Political News

The only thing Donald Trump is consistent about? Being Donald Trump.

Posted January 21, 2019 3:29 p.m. EST

— The most important thing to understand about Donald Trump is that, well, he's always been like this. From the time he became a major player in New York real estate until this very second, he's always been the exact same guy: Obsessed within winning, certain of his own greatness, unapologetic about those he steps on to achieve his goals and hyper-aware of what people are saying about him.

"He hasn't changed at all," Jack O'Donnell, who ran a casino for Trump in the 1980s, told The New York Times in an exquisite piece that gets at Trump's remarkable consistency at being Trump. "And it's only people who have been around him through the years who realize that."

The Times piece, written by Russ Buettner and Maggie Haberman, delves into a series of anecdotes from Trump's life as a developer -- my favorite of which is this, about the construction of a Trump casino:

"Mr. Trump liked very high ceilings, according to the account. He screamed and cursed when he was told some ceilings had to be low to allow for pipes. He begrudgingly acquiesced. But he had forgotten by the time he next visited the construction site. He cursed again. Was reminded again. To the bewilderment of his executives, that cycle repeated itself several times.

"Finally, toward the end of construction, Mr. Trump reamed an executive with vulgarities, leapt up and punched a hole in one of the low ceilings."

What the Times story overall makes clear is that Trump has never -- and will never -- change in any meaningful way. Not when he won the Republican nomination, not when he was elected President, not in his first two years in office and certainly not in the second half of his first term. Like Popeye, he is who he is.

Of course, Trump has occasionally nodded at the idea that a change was coming.

Remember this one from April 2017? "The campaign is evolving and transitioning, and so am I," he told the Wall Street Journal. "I'll be more effective and more disciplined."

Soon after that, Trump told the Today Show, "I will be so presidential you will be so bored. You'll say, 'Can't he have a little more energy?'"

Nothing changed. Trump bullied his political opponents. He savaged the media as "fake." He questioned the motivations of a Gold Star family. He forced his underlings to make the ludicrous claim that he had garnered the largest inauguration crowd of any president ever. He suggested that the white supremacist violence in Charlottesville, Virginia was the result of wrong on both sides. And on and on and on.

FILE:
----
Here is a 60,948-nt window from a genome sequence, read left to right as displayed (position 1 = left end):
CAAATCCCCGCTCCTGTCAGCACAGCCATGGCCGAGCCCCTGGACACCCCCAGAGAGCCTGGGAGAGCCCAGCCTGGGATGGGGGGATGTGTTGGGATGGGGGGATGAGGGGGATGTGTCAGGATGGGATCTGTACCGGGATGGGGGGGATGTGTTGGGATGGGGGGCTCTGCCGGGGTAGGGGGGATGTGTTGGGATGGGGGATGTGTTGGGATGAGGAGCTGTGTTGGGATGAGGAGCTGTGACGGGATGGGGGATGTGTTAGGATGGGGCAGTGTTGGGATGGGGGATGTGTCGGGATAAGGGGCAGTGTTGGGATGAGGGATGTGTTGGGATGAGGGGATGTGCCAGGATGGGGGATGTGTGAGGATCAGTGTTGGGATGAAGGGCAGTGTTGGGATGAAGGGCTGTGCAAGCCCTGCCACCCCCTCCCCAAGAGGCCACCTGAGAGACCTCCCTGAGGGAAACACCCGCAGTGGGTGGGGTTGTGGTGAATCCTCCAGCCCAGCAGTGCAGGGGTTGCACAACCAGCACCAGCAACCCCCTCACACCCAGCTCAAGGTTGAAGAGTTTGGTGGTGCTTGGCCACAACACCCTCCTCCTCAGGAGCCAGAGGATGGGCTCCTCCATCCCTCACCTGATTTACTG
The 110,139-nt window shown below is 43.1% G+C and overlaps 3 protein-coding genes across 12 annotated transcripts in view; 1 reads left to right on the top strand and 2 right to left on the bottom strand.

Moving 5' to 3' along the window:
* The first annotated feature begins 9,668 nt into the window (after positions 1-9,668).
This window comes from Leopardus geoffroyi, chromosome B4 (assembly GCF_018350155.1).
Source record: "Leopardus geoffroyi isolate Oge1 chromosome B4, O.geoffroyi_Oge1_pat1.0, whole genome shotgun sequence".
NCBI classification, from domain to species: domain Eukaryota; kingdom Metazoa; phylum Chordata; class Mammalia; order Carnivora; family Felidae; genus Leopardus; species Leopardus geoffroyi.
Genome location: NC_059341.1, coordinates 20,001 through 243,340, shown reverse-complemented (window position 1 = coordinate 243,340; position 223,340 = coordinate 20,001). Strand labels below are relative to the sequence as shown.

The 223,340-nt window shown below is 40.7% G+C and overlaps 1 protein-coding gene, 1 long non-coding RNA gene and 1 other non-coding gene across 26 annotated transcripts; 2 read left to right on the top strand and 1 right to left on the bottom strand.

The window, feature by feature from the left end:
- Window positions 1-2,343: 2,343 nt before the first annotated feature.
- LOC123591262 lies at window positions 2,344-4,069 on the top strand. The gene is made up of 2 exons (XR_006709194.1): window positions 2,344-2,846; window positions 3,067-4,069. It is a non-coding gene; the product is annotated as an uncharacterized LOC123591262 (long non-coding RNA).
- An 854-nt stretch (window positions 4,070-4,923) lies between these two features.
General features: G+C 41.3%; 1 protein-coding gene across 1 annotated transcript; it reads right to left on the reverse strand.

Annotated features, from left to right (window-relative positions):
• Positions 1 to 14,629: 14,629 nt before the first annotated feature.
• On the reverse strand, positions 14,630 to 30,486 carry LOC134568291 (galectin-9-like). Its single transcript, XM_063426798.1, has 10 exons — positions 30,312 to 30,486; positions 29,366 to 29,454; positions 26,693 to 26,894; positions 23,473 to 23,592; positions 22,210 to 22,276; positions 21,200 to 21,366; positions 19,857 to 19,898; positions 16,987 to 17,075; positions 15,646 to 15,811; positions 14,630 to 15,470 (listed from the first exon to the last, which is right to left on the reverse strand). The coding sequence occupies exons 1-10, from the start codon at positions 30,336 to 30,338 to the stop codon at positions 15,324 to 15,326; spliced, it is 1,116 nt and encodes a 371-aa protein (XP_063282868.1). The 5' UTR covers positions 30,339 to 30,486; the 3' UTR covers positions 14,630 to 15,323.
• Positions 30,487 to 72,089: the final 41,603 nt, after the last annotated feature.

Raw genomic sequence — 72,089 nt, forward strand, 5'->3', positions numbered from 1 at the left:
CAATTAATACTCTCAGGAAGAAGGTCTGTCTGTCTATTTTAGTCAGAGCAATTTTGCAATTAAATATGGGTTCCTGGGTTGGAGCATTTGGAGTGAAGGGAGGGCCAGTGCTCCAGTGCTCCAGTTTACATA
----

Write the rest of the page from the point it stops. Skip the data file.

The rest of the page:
By 2017, Trump seemed to have given up on the whole just-watch-maybe-I-will-become-super-presidential thing.

"My use of social media is not Presidential - it's MODERN DAY PRESIDENTIAL," he tweeted in July 2017. "Make America Great Again!"

In March 2018, at a campaign rally in Pennsylvania, Trump openly mocked the idea of acting presidential.

"You know how easy it is to be presidential," he asked the crowd. "But you'd all be out of here. You'd be so bored."

He then preceded to move woodenly around the stage while declaring himself "very presidential."

There's no question that some of what Trump is doing here is on purpose: He knows that his base hates politicians and that the more he acts like one, the less authentic they will perceive him as. (At Trump's rally in Pennsylvania last year, you can hear a woman in the crowd shout, "You're one of us!" as Trump begins his anti-presidential riff.)

But, the bigger part of all of this is that Trump simply can't help himself. The braggadocio, the self-celebration, the hyperbole, the need to "win" at all costs -- it's always been there. It's who he is. Whether that came from his father, his mentor Roy Cohn, his own life experiences or some combination of all three is sort of beside the point.

And the point is this: There is no Trump 2.0. No pivot. No turning over of a new leaf. There is no Trump but Trump.